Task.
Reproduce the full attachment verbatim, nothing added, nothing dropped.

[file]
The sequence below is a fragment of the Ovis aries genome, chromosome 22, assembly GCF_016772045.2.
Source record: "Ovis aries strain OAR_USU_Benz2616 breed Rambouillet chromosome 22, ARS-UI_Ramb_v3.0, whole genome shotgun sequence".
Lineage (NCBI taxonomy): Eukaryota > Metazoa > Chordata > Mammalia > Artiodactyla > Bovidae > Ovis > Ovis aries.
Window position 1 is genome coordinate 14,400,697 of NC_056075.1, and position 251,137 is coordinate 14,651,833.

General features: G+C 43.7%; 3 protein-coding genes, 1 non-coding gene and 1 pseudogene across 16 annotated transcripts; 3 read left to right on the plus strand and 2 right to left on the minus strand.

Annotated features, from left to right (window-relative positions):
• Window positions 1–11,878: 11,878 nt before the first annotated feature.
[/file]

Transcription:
The sequence below is a fragment of the Ovis aries genome, chromosome 22, assembly GCF_016772045.2.
Source record: "Ovis aries strain OAR_USU_Benz2616 breed Rambouillet chromosome 22, ARS-UI_Ramb_v3.0, whole genome shotgun sequence".
Lineage (NCBI taxonomy): Eukaryota > Metazoa > Chordata > Mammalia > Artiodactyla > Bovidae > Ovis > Ovis aries.
Window position 1 is genome coordinate 14,400,697 of NC_056075.1, and position 251,137 is coordinate 14,651,833.

General features: G+C 43.7%; 3 protein-coding genes, 1 non-coding gene and 1 pseudogene across 16 annotated transcripts; 3 read left to right on the plus strand and 2 right to left on the minus strand.

Annotated features, from left to right (window-relative positions):
• Window positions 1–11,878: 11,878 nt before the first annotated feature.